Section markers define a repeating section of content. The marker name must refer to an iterable value in the data dictionary (for example, an instance of java.util.List). Content between the markers is repeated once for each element in the list. The elements provide the data dictionaries for each successive iteration through the section. If the iterable value is missing (i.e. null) or empty, the section's content is excluded from the output.

For example, a data dictionary that contains information about homes for sale might look like this:

  "properties": [
      "streetAddress": "17 Cardinal St.",
      "listPrice": 849000,
      "numberOfBedrooms": 4,
      "numberOfBathrooms": 3
      "streetAddress": "72 Wedgemere Ave.",
      "listPrice": 1650000,
      "numberOfBedrooms": 5,
      "numberOfBathrooms": 3

A template to present these results in an HTML table is shown below. The format modifier is used to present the list price as a localized currency value:

    <title>Property Listing Example</title>
    <td>Street Address</td> 
    <td>List Price</td> 
    <td># Bedrooms</td> 
    <td># Bathrooms</em></td> 

Dot notation can also be used with section markers. For example:



Section markers may specify an optional separator string that will be automatically injected between the section's elements. The separator text is enclosed in square brackets immediately following the section name.

For example, the elements of the "addresses" section specified below will be separated by a comma in the generated output:



Include markers import content defined by another template. They can be used to create reusable content modules; for example, document headers and footers.

For example, the following template, hello.txt, includes another document named world.txt:

Hello, {{>world.txt}}!

When hello.txt is processed, the include marker will be replaced with the contents of world.txt. For example, if world.txt contains the text "World", the result of processing hello.txt would be the following:

Hello, World!

Includes inherit their context from the parent document, so they can refer to elements in the parent's data dictionary. This allows includes to be parameterized. Self-referencing includes can also be used to facilitate recursion.


Comment markers provide informational text about a template's content. They are not included in the final output. For example, when the following template is processed, only the content between the <p> tags will be included:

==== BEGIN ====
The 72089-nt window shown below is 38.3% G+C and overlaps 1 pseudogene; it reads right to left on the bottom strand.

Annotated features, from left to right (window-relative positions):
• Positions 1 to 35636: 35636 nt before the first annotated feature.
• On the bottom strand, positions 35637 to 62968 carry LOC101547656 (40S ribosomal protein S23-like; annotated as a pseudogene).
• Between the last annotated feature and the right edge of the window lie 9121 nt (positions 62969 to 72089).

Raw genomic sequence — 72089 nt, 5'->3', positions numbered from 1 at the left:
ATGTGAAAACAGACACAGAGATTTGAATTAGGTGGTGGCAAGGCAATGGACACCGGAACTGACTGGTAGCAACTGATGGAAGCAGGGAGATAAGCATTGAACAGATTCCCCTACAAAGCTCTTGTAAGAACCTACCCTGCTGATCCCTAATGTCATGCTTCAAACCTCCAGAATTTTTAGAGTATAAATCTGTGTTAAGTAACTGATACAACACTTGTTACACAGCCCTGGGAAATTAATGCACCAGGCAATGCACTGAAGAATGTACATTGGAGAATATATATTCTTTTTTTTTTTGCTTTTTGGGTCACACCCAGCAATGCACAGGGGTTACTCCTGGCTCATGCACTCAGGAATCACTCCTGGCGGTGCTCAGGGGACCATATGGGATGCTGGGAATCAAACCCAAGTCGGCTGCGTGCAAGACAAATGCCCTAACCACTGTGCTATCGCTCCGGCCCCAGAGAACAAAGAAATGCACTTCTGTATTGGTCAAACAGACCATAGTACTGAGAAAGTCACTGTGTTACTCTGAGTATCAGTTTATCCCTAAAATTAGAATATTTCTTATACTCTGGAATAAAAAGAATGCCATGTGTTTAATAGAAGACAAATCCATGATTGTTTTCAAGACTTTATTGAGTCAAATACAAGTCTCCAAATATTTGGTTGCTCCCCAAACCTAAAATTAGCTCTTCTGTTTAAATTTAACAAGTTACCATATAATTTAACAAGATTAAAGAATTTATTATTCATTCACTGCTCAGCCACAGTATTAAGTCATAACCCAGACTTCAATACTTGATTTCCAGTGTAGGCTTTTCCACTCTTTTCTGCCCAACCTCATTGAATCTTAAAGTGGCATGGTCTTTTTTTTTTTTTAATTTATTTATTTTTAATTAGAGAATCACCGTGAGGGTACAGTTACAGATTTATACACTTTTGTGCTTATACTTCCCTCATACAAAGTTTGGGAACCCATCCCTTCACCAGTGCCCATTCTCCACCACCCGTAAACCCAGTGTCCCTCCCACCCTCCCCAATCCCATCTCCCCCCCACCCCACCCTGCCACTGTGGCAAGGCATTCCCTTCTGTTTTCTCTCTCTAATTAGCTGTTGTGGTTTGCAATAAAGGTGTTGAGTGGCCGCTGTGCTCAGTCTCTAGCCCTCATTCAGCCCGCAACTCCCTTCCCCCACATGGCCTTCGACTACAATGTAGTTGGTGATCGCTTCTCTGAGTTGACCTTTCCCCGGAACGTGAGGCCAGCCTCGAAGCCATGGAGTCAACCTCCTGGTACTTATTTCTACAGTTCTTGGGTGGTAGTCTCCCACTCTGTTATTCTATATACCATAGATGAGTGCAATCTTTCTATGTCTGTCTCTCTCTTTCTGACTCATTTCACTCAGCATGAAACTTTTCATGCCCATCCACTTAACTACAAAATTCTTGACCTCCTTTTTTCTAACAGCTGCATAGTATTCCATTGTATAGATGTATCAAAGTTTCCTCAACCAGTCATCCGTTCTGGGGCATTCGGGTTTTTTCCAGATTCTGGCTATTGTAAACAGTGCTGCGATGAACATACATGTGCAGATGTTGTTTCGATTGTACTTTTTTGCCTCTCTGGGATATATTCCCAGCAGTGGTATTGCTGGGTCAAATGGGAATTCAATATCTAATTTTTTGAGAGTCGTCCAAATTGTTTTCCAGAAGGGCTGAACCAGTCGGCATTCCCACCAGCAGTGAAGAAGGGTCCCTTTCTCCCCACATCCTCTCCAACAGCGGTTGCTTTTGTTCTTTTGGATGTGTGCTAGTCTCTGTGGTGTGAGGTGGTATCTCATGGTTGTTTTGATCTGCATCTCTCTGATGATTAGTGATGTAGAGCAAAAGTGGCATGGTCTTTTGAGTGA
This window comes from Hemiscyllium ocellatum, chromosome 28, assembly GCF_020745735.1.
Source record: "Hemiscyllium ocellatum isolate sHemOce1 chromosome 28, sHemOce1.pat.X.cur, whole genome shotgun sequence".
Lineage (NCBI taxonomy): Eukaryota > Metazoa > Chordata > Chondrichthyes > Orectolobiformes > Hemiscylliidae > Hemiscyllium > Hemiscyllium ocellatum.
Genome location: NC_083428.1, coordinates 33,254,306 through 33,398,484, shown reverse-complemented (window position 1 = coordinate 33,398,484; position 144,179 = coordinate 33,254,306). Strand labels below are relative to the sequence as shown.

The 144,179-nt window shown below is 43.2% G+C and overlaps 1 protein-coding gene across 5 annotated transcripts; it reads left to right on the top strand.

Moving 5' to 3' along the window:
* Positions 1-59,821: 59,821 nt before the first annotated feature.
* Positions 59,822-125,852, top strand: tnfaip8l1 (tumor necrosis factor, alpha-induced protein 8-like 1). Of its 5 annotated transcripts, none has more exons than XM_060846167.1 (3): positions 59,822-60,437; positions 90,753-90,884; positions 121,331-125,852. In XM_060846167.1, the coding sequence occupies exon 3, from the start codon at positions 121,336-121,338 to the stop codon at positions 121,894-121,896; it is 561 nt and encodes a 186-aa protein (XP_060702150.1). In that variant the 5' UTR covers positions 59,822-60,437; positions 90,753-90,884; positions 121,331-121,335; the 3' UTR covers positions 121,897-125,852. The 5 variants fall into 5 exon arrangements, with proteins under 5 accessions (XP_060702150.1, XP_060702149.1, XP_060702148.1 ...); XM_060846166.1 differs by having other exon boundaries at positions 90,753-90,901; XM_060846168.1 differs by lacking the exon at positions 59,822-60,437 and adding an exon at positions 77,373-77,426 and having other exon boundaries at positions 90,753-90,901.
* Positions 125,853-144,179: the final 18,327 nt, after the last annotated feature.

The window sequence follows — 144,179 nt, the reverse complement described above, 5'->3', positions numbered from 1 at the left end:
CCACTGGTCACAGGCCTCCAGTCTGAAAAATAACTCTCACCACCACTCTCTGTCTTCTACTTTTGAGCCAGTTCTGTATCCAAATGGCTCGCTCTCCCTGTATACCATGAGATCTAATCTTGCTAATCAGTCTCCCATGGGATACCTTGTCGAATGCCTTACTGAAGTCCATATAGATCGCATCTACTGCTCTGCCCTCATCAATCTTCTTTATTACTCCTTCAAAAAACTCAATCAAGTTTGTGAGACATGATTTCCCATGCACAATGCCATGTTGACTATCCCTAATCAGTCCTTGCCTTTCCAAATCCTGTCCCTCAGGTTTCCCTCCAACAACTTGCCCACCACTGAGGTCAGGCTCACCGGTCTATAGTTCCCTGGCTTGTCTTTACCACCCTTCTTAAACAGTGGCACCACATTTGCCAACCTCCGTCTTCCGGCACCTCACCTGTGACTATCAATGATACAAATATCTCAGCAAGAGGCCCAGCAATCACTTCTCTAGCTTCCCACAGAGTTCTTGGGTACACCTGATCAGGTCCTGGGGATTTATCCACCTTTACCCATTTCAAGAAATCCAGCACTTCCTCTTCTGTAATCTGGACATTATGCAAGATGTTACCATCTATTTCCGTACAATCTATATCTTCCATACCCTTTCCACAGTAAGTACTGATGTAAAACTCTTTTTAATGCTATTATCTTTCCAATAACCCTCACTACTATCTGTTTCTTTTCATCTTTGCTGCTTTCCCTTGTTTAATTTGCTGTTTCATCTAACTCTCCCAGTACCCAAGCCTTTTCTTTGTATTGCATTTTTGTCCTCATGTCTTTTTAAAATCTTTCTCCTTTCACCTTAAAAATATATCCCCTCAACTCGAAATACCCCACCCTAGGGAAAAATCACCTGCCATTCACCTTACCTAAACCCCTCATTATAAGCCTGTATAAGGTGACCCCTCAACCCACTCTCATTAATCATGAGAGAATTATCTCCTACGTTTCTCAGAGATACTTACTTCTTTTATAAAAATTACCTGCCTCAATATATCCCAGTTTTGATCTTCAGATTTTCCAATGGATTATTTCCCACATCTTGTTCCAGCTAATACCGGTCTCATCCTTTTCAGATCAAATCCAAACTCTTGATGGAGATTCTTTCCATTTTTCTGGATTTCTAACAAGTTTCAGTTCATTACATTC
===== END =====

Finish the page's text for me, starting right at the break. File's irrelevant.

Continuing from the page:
{{! Some placeholder text }}
<p>Lorem ipsum dolor sit amet.</p>

JTemplate Classes

JTemplate provides the following classes for processing template documents:

  • TemplateEncoder - template processing engine
  • Modifier - interface representing a modifier

These classes are discussed in more detail below.


The TemplateEncoder class is responsible for merging a template document with a data dictionary. It provides the following constructors:

public TemplateEncoder(URL url) { ... }
public TemplateEncoder(URL url, Charset charset) { ... }

The first argument specifies the URL of the template document (generally as a resource on the application's classpath). The second argument represents the character encoding used by the template document. The default value is UTF-8.

The following methods can be used to get and set the optional base name of the resource bundle that will be used to resolve resource references. If unspecified, any resource references will resolve to null:

public String getBaseName() { ... }
public void setBaseName(String baseName) { ... }

Values can be added to the template context using the following method, which returns a map representing the context entries:

public Map<String, Object> getContext() { ... }

Templates are applied using one of the following methods:

public void writeValue(Object value, OutputStream outputStream) { ... }
public void writeValue(Object value, OutputStream outputStream, Locale locale) { ... }
public void writeValue(Object value, Writer writer) { ... }
public void writeValue(Object value, Writer writer, Locale locale) { ... }

The first argument represents the value to write (i.e. the data dictionary), and the second the output destination. The optional third argument represents the locale for which the template will be applied. If unspecified, the default locale is used.

For example, the following code snippet applies a template named map.txt to the contents of a data dictionary whose values are specified by a hash map:

HashMap<String, Object> map = new HashMap<>();
map.put("a", "hello");
map.put("b", 123");
map.put("c", true);

TemplateEncoder encoder = new TemplateEncoder(getClass().getResource("map.txt"), "text/plain");

String result;
try (StringWriter writer = new StringWriter()) {
    encoder.writeValue(map, writer);
    result = writer.toString();

If map.txt is defined as follows:

a = {{a}}, b = {{b}}, c = {{c}}

this code would produce the following output:

a = hello, b = 123, c = true


Modifiers are created by implementing the Modifier interface, which defines the following method:

public Object apply(Object value, String argument, Locale locale);

The first argument to this method represents the value to be modified, and the second is the optional argument value following the = character in the modifier string. If an argument is not specified, this value will be null. The third argument contains the template's locale.

For example, the following class implements a modifier that converts values to uppercase:

public class UppercaseModifier implements Modifier {
    public Object apply(Object value, String argument, Locale locale) {
        return value.toString().toUpperCase(locale);

Custom modifiers are registered by adding them to the modifier map returned by TemplateEncoder#getModifiers(). The map key represents the name that is used to apply a modifier in a template document. For example:

TemplateEncoder.getModifiers().put("uppercase", new UppercaseModifier());

Note that modifiers must be thread-safe, since they are shared and may be invoked concurrently by multiple encoder instances.

Additional Information

This guide introduced the JTemplate framework and provided an overview of its key features. For additional information, see the the examples.